10 December 2016 | Firm news | Article by Cari Sowden-Taylor

Cycling accident which leads to significant brain damage awarded six figure compensation

Our client was cycling along a village road when the defendant opened her car door, without warning, into the path of our client’s bicycle. Our client, who was not wearing a helmet, collided with the door of the vehicle and fell from her bicycle which resulted in her sustaining a severe brain injury, skull fractures, swelling of her brain and bleed to her right temporal lobe, as well as soft tissue injuries.  Our client was taken to hospital by air ambulance and, despite the serious nature of her injuries, she was discharged 4 days later into the care of her family.

For a significant amount of time, our client suffered severe headaches, pain, dizzy spells,  noise  intolerance,  light  intolerance,  loss of taste, loss of smell, fatigue, poor short term memory, loss of concentration, lack  of motivation, loss of coordination and dexterity, word finding difficulties and slurred speech.

The defendant admitted primary liability but argued that our client was contributory negligent for not wearing a helmet and would not have sustained her injuries if she’d been wearing a helmet.

Reluctantly the defendant’s insurer agreed for an immediate needs assessment to be carried out under the Rehabilitation Code. Various recommendations were made, but the defendant refused to provide funding and so an interim payment was sought and obtained which meant that much needed private occupational therapy and neuropsychological input could be provided.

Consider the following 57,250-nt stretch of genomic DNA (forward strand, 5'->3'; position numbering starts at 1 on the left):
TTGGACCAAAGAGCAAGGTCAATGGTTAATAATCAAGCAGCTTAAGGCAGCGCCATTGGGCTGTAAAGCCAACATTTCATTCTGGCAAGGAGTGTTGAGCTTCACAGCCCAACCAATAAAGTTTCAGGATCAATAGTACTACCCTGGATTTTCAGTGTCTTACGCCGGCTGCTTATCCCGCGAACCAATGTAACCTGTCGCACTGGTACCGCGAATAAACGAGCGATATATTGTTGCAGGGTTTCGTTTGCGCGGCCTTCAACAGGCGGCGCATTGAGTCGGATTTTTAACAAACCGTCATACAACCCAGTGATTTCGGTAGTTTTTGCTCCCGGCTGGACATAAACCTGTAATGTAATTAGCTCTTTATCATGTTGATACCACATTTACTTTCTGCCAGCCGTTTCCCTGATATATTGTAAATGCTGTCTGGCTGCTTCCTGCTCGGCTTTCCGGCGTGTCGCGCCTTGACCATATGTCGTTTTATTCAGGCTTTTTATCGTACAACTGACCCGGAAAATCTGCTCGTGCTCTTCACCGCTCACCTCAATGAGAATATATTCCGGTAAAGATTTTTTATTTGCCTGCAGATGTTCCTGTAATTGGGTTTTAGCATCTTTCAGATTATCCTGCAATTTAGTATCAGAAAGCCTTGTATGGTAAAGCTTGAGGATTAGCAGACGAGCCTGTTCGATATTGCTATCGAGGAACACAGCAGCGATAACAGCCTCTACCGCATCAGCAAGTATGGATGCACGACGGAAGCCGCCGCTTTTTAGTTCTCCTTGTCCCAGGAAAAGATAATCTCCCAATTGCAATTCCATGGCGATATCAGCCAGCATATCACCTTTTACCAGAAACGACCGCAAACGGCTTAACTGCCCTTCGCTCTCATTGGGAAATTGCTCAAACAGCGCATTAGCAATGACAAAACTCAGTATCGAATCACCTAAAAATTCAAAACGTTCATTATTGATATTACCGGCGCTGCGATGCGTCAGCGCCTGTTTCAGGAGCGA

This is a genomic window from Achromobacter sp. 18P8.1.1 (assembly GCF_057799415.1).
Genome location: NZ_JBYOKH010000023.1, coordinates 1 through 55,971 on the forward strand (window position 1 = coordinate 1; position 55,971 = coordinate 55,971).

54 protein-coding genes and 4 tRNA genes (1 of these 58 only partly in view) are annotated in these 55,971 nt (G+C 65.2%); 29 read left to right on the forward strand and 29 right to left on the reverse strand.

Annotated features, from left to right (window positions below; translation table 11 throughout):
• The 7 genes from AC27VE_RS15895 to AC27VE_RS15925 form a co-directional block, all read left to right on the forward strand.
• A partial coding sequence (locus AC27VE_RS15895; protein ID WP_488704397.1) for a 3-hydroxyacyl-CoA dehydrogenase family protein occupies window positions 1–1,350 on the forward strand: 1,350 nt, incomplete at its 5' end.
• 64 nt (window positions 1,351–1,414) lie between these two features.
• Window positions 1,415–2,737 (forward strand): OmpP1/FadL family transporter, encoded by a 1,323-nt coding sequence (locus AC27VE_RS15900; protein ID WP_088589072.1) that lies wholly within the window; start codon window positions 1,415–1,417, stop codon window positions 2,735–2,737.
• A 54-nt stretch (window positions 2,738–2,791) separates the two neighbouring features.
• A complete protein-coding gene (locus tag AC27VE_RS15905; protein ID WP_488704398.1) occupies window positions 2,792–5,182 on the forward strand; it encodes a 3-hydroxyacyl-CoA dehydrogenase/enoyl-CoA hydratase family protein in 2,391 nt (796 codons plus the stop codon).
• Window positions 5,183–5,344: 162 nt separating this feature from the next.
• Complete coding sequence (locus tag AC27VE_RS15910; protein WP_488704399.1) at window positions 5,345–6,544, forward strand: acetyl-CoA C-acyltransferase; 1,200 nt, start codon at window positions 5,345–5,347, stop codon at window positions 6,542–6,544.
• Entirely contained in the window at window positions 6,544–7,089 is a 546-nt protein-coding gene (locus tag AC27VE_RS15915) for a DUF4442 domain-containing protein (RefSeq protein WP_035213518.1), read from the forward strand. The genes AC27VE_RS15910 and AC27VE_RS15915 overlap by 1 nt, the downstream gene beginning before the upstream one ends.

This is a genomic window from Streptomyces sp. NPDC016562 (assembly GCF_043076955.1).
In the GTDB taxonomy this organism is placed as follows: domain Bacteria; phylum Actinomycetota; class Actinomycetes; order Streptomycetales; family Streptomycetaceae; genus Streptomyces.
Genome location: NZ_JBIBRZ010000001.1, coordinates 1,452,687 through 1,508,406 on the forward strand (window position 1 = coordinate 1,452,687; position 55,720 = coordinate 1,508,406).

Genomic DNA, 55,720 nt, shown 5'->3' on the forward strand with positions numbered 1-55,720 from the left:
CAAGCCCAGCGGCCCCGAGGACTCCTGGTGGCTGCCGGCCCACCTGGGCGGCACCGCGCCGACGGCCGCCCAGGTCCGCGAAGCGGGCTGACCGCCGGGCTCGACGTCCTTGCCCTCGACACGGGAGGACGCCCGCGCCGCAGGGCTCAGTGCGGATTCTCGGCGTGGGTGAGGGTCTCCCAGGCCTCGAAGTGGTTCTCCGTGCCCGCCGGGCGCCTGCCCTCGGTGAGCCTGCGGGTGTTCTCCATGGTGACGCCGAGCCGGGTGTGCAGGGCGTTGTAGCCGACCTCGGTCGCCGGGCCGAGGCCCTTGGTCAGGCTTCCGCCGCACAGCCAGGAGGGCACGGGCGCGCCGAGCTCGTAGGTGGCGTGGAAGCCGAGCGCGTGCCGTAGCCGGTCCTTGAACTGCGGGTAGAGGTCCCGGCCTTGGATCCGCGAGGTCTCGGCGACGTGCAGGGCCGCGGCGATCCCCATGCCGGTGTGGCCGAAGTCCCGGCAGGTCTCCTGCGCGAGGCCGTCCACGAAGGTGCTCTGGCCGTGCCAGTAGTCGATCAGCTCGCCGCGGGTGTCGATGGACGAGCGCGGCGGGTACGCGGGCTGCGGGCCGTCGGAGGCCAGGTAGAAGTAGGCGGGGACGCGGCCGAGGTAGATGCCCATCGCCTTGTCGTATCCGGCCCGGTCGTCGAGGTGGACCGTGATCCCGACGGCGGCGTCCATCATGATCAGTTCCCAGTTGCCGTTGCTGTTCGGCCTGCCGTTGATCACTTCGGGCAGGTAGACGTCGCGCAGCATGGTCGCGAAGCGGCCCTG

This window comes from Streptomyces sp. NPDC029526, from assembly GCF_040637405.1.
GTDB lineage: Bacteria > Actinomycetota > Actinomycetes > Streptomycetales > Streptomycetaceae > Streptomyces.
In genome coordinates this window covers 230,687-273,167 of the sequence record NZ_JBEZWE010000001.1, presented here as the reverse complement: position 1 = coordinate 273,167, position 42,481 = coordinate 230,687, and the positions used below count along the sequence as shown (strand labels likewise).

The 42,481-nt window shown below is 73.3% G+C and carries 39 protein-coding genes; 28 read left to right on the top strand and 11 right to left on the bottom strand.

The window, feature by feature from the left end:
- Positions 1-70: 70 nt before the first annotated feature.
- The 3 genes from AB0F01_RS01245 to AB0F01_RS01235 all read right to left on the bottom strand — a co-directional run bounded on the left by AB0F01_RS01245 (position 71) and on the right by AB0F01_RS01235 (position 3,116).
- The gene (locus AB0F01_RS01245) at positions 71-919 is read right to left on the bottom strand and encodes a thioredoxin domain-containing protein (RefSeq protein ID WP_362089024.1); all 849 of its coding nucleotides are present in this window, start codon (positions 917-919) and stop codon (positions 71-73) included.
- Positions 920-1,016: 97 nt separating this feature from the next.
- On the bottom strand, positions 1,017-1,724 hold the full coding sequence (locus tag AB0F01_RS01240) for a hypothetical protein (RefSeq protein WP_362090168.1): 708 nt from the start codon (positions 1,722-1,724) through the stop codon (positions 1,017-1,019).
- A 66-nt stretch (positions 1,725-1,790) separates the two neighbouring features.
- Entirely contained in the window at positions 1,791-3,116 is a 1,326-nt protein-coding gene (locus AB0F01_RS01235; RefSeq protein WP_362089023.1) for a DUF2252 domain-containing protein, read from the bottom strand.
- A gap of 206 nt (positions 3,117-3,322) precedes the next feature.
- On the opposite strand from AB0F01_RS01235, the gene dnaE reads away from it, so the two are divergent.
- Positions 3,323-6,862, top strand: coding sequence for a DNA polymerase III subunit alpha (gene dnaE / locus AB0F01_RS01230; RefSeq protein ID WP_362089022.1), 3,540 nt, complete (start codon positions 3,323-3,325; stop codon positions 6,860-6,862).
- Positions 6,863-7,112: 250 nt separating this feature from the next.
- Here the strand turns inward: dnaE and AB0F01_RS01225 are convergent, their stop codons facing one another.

Approximately 3 years post-accident, our client described odd sensations that she was experiencing and so she was referred to a consultant neurologist who concluded that she was suffering temporal lobe seizures. Medication was obtained to help regulate the sensations.

Four months prior to trial, we managed to settle our client’s claim by way of lump sum payment following a joint settlement meeting and achieved a significant six figured sum to reflect the amount of pain, suffering and loss of amenity, the treatment received and care costs.

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